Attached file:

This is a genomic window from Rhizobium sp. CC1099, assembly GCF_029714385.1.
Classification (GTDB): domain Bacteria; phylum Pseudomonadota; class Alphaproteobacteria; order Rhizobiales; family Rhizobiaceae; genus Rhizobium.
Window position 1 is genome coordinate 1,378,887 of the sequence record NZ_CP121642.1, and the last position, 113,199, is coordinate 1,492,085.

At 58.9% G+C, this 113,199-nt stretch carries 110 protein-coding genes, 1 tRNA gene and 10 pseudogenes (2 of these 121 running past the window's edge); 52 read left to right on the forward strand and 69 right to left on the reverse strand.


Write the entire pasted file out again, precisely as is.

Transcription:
This is a genomic window from Rhizobium sp. CC1099, assembly GCF_029714385.1.
Classification (GTDB): domain Bacteria; phylum Pseudomonadota; class Alphaproteobacteria; order Rhizobiales; family Rhizobiaceae; genus Rhizobium.
Window position 1 is genome coordinate 1,378,887 of the sequence record NZ_CP121642.1, and the last position, 113,199, is coordinate 1,492,085.

At 58.9% G+C, this 113,199-nt stretch carries 110 protein-coding genes, 1 tRNA gene and 10 pseudogenes (2 of these 121 running past the window's edge); 52 read left to right on the forward strand and 69 right to left on the reverse strand.